'Communication deviance' and schizophrenia: Evidence from the Rorschach test

C. Bressi, S. Albonetti, E. Razzoli

Research output: Contribution to journalArticlepeer-review


Under the unitary concept of 'focal sharing of attention', it is possible to consider the core of communication disorders, i.e., those verbal and non-verbal behaviours that fail in their function of sharing with another a common object of attention (focus). In the Rorschach test, the situation in which a subject proposes a focus of attention is repeated in conditions of experimental observations, while he speaks about what he sees in the ink- blots, furnishing an interpretation of them. Since the sixties, research aimed at enabling a relatively standardised test assessment of the communication defects of schizophrenics and their parents has multiplied. The work of Singer and Wynne on Communication Deviance (CD) succeeded in discriminating via the Rorschach test and the Thematic Apperception Test (TAT) the parents of schizophrenic patients from those of borderline or neurotic patients. This paper illustrates the most significant contributions made to the work on CD, the detailed implementation of the procedure of administration and application, and a case report applied to the family subject having a diagnosis of undifferentiated schizophrenia.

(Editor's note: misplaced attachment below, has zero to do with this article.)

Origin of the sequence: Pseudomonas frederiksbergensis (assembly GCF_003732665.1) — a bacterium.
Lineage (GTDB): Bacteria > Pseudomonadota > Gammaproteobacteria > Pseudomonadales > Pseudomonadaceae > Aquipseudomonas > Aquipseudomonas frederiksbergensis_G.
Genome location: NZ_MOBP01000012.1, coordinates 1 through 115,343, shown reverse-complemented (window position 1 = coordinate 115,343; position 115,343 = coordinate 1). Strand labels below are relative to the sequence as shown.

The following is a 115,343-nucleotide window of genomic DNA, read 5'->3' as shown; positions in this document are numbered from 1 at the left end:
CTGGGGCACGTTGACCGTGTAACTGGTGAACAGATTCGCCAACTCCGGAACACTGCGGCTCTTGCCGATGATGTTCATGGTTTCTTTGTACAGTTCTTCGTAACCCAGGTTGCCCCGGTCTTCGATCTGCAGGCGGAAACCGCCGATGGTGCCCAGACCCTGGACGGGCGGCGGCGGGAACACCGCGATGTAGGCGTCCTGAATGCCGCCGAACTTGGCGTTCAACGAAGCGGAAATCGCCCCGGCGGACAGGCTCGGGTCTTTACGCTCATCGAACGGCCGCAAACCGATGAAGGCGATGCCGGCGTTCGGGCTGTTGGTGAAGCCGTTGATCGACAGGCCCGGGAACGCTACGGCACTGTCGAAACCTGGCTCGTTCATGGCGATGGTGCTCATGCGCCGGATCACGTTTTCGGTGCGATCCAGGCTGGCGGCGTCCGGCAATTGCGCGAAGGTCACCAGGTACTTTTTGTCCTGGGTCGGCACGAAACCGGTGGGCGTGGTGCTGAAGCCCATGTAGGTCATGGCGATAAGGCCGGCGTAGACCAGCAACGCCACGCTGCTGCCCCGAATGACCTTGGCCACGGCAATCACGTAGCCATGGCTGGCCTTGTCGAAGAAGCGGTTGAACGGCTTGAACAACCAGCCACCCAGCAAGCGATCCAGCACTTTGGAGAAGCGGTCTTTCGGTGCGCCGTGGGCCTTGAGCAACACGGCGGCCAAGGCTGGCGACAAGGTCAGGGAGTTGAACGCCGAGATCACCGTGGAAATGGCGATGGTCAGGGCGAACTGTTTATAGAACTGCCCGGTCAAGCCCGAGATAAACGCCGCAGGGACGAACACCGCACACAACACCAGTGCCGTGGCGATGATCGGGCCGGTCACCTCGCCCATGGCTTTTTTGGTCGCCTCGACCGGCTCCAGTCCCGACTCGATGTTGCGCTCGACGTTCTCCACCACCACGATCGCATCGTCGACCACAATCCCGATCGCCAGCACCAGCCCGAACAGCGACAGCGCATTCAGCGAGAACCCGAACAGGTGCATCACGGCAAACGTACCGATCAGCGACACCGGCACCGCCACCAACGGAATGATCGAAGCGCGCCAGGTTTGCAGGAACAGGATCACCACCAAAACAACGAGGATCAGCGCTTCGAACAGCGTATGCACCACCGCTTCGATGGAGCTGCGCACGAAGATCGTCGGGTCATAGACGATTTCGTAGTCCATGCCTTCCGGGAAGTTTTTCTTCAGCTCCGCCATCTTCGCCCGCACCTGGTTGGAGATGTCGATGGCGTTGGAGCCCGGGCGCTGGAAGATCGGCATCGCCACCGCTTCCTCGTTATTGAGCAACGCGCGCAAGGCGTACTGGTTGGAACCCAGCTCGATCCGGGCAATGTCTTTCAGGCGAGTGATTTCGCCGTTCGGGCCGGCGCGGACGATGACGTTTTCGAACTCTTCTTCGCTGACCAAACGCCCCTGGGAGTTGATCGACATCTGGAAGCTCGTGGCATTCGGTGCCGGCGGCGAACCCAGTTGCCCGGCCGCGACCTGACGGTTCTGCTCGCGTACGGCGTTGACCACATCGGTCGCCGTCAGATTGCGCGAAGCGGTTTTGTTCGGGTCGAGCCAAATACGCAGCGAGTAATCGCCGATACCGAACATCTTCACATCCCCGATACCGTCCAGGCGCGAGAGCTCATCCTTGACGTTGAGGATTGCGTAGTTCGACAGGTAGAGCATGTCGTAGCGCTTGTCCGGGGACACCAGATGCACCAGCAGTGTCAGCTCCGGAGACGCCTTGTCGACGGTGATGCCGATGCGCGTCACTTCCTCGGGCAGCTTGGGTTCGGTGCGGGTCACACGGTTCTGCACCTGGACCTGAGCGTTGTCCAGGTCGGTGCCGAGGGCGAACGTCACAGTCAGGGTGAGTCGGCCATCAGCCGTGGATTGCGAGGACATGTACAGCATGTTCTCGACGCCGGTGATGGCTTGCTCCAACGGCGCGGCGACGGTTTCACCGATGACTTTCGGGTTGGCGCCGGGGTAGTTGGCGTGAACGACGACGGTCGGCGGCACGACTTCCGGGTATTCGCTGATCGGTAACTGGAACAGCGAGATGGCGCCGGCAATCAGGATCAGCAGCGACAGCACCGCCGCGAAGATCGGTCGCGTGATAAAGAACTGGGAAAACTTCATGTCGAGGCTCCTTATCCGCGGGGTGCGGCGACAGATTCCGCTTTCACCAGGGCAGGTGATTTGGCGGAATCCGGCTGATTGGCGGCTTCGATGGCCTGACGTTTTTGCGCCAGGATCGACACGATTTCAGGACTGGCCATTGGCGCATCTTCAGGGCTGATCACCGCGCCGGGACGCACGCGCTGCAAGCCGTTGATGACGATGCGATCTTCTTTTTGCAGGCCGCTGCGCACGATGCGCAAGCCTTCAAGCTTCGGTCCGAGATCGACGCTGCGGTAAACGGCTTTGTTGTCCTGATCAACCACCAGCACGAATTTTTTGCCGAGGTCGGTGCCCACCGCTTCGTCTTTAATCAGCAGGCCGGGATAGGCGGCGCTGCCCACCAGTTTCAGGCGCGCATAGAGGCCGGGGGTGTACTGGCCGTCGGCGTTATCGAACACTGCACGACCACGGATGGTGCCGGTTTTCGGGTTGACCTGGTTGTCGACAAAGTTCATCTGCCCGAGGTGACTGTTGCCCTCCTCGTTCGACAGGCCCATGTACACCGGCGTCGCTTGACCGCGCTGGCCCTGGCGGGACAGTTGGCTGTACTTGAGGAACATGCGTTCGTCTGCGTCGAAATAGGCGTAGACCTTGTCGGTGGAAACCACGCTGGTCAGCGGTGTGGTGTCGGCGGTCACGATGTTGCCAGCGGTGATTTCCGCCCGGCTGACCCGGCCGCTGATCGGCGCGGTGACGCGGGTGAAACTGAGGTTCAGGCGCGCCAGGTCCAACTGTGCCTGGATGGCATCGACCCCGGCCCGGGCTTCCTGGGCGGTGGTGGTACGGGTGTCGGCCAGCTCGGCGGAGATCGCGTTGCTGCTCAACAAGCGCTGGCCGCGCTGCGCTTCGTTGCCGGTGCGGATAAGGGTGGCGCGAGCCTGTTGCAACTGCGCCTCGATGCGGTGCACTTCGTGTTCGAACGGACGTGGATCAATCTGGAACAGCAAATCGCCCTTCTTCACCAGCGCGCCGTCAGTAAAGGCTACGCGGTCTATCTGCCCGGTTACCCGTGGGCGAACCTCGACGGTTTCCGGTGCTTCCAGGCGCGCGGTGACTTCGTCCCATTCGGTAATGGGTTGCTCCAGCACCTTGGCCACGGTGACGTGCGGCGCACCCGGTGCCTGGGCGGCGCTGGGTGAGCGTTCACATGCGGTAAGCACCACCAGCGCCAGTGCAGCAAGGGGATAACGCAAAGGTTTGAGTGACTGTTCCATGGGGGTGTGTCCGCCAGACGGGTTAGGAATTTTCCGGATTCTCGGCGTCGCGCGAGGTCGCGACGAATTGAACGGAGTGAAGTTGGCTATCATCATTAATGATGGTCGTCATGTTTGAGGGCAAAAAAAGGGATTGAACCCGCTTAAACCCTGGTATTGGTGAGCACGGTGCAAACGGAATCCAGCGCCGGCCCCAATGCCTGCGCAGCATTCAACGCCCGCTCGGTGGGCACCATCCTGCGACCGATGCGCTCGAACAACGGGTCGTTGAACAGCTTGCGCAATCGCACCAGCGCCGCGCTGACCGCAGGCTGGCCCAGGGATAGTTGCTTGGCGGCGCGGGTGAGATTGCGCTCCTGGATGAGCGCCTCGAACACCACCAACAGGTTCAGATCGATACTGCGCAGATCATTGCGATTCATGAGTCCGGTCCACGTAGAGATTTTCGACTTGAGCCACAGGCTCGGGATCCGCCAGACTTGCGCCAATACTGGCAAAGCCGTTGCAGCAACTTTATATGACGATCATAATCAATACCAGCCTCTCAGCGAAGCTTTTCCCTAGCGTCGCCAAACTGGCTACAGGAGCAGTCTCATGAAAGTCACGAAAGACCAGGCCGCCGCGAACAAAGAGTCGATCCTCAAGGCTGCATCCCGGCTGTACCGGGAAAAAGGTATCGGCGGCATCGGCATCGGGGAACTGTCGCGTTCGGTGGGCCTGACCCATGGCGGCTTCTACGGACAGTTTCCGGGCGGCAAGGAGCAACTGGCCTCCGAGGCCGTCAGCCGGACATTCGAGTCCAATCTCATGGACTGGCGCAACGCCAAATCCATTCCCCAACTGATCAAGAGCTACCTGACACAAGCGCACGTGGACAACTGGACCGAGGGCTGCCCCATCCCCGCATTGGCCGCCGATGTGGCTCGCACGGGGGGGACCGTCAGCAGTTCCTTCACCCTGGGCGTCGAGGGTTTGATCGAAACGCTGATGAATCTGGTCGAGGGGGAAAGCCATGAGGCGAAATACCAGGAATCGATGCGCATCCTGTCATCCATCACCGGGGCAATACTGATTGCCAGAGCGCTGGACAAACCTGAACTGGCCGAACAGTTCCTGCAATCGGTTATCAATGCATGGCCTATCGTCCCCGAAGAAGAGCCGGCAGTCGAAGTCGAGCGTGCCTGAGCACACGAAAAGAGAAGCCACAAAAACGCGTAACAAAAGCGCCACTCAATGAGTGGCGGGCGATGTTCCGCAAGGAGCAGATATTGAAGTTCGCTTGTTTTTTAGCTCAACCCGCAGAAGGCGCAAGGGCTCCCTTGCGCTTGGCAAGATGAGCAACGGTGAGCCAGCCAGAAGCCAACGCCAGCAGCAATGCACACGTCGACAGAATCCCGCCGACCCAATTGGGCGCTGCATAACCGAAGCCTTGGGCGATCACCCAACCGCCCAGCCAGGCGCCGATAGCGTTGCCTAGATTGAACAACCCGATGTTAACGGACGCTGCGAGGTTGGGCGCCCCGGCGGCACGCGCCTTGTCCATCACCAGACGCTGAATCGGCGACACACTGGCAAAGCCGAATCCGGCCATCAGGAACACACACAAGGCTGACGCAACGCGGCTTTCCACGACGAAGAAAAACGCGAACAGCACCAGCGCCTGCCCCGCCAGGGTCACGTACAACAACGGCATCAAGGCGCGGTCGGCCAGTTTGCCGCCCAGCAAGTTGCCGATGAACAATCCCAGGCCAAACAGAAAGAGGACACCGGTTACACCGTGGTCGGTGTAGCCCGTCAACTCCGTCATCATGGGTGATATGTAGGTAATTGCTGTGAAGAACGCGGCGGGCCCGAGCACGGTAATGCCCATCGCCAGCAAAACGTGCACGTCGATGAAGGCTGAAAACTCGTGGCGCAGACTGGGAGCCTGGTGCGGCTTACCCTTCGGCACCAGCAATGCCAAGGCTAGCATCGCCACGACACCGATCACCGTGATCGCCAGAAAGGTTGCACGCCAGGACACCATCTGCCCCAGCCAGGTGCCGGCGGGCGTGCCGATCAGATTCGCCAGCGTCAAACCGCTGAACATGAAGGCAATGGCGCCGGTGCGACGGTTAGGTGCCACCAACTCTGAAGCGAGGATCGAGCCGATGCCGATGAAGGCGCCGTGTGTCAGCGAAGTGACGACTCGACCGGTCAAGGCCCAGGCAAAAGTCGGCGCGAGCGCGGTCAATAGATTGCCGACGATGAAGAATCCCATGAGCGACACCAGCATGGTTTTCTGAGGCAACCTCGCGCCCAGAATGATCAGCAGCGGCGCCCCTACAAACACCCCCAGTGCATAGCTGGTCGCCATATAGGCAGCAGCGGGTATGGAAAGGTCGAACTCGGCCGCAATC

Original languageEnglish
Pages (from-to)33-39
Number of pages7
JournalNew Trends in Experimental and Clinical Psychiatry
Issue number1
Publication statusPublished - 1998


  • Communication deviance
  • Family
  • Rorschach
  • Schizophrenia

ASJC Scopus subject areas

  • Psychiatry and Mental health


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